Facebook has chosen to respond to whistleblower Frances Haugen in the most cowardly way possible: by hiding Mark Zuckerberg, the man ultimately responsible for Facebook’s decisions, and beginning the process of trying to smear and discredit Haugen.
This is some Big Tobacco bullshit — precisely what sleazeball PR guru John Scanlon was hired to do when Jeffrey Wigand blew the whistle on tobacco company Brown and Williamson. Scanlon’s task was to change “the story of B&W to a narrative about Wigand’s personality.”
Of course, that strategy “backfired completely,” Vanity Fair reported in 2004. It probably won’t work here, either. One senator, Edward Markey of Massachusetts, has already called Haugen “a 21st-century American hero,” adding that “our nation owes you a huge debt of gratitude.”
Like Wigand, Haugen has receipts: internal documents and data from Facebook’s own researchers, all of which make for serious and supported claims about the platform’s harms and choices the company made to maximize profit and engagement in ways that would increase those harms. It is possible to contend with her allegations on the merits, but Facebook is too immoral for that — and Zuckerberg has decided he is above it, instead going on vacation.
Let’s read through today’s Facebook statement on the Haugen hearing together, shall we?
Facebook PR: “Today a Senate Commerce subcommittee held a hearing with a former product manager at Facebook who worked for the company for less than two years, had no direct reports, never attended a decision-point meeting with C-level executives — and testified more than six times to not working on the subject matter in question.”
Translation: Today, a peon testified in Congress; she is too unimportant to name. Nothing she says is worthwhile because she is not fancy enough. And even though she had access to multiple internal research documents supporting her claims, you can’t trust her testimony on them — despite her subject matter expertise and years of experience in the field — because she didn’t write them herself.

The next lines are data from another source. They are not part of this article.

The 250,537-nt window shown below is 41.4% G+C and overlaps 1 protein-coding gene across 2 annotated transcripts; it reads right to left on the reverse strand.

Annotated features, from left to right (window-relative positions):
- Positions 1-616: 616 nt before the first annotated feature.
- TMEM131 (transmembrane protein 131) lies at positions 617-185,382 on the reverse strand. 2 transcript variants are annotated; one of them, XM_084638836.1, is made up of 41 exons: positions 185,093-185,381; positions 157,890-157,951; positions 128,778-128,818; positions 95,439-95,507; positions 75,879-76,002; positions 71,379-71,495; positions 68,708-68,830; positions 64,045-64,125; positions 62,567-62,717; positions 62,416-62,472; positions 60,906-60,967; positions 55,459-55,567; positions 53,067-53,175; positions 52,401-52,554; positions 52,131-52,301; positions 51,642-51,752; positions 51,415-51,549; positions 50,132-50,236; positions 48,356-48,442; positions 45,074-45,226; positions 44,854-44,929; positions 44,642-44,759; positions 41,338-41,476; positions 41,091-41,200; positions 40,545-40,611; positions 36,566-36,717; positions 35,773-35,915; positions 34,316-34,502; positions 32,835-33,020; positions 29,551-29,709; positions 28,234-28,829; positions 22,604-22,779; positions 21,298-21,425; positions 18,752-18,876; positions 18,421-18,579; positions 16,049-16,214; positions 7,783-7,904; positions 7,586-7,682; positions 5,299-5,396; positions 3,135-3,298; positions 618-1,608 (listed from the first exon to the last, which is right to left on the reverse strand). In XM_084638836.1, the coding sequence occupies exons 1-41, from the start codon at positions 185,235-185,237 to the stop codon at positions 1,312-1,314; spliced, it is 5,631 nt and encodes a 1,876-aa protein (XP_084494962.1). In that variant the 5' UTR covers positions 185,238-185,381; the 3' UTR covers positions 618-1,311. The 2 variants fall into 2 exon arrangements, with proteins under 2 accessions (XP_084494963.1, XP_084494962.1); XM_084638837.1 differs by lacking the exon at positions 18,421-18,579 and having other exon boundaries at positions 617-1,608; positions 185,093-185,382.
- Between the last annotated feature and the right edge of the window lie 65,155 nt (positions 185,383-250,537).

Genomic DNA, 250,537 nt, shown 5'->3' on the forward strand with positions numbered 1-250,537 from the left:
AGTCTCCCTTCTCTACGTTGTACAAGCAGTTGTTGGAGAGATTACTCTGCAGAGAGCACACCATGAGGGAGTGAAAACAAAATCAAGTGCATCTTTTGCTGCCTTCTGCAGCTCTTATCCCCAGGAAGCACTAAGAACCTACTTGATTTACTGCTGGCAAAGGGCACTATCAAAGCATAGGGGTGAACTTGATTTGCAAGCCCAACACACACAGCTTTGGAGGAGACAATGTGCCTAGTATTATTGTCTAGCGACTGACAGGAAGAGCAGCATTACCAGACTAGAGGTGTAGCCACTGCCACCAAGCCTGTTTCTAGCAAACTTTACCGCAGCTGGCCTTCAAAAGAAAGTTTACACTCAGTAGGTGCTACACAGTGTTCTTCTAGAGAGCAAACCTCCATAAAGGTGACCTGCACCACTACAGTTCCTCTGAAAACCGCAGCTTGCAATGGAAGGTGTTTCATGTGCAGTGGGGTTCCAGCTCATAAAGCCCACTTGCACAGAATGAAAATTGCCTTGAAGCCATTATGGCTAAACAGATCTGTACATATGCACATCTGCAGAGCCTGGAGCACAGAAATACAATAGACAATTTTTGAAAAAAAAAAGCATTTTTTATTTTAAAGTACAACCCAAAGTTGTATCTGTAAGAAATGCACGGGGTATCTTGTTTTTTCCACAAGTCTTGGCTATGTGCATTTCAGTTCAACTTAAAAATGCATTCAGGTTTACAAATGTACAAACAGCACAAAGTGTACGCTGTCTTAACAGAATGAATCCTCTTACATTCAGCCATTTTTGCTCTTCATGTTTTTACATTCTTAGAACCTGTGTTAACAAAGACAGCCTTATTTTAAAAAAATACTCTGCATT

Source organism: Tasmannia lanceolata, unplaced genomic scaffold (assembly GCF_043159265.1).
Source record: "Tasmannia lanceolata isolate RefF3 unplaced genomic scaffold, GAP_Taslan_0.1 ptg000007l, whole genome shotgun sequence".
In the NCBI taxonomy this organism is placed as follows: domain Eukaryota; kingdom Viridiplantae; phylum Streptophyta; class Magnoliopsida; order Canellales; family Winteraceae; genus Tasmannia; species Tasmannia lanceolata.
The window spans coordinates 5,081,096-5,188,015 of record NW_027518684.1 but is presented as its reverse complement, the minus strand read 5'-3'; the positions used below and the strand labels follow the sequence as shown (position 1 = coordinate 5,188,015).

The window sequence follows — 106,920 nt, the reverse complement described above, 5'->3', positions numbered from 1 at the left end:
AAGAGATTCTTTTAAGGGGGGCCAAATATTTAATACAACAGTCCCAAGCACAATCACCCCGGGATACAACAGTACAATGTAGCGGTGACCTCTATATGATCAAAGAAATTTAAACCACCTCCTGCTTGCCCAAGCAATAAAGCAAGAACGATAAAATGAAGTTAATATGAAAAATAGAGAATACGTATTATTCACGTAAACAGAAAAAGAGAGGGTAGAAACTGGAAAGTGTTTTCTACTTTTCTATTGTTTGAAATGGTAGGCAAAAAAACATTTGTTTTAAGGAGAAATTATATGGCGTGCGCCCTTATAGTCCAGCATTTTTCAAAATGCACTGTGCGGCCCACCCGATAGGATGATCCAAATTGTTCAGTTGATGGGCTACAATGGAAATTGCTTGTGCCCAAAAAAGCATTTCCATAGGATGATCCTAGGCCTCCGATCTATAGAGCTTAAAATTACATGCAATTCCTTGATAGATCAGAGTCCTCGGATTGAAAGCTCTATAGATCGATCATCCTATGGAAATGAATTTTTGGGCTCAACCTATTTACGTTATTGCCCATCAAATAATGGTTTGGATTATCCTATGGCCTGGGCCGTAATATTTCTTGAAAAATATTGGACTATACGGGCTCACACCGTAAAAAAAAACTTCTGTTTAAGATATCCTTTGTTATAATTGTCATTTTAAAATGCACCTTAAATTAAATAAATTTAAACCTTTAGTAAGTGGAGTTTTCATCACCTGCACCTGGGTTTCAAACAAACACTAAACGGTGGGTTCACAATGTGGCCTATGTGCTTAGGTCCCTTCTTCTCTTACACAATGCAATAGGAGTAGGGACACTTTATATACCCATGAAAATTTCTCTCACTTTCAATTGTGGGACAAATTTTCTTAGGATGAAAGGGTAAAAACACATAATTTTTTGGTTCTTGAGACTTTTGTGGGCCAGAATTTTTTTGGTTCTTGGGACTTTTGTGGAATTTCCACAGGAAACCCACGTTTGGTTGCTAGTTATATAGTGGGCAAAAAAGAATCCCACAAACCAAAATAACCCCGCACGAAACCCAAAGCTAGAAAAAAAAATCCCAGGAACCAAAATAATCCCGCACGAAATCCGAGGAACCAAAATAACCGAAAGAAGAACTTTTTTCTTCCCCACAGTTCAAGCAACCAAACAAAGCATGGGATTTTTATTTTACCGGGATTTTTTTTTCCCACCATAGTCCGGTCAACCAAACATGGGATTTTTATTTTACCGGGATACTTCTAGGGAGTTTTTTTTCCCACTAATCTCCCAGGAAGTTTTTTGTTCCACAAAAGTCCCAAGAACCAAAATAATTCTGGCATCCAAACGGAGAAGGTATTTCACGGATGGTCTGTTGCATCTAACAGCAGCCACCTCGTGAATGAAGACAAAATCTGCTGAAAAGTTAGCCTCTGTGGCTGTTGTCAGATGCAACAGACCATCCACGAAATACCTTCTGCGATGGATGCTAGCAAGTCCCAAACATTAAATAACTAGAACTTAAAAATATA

Facebook PR: “We don’t agree with her characterization of the many issues she testified about.”
Translation: We think she’s lying but won’t say how, or about what, specifically.
Facebook PR: “Despite all this, we agree on one thing; it’s time to begin to create standard rules for the internet. It’s been 25 years since the rules for the internet have been updated, and instead of expecting the industry to make societal decisions that belong to legislators, it is time for Congress to act.”
Translation: It is time to change the subject to something we like better, even though Haugen herself said Facebook is presenting false choices when it comes to privacy and free speech.
Now, let’s all notice what’s missing. Though Facebook disputes Haugen’s characterizations of the research in question, it doesn’t provide its own interpretation. Nor does it engage any of the claims Haugen makes — which are, incidentally, supported by internal Facebook research Haugen provided. If Facebook had evidence, it would show it.
But the funniest part is the absence of Mark Zuckerberg, Facebook’s CEO and the only shareholder with the power to replace himself. Zuckerberg started Facebook as a Hot-or-Not clone — which almost certainly would negatively affect teen girls’ self-esteem. (At least he is consistent, I guess.) The decisions Haugen alleges, which put profits ahead of morals, have also enriched him more than anyone else. The buck stops, quite literally, with him. So where is he?
If the best Facebook can come up with is this disgusting attempt at character assassination, Haugen is telling God’s own truth. We should listen to her.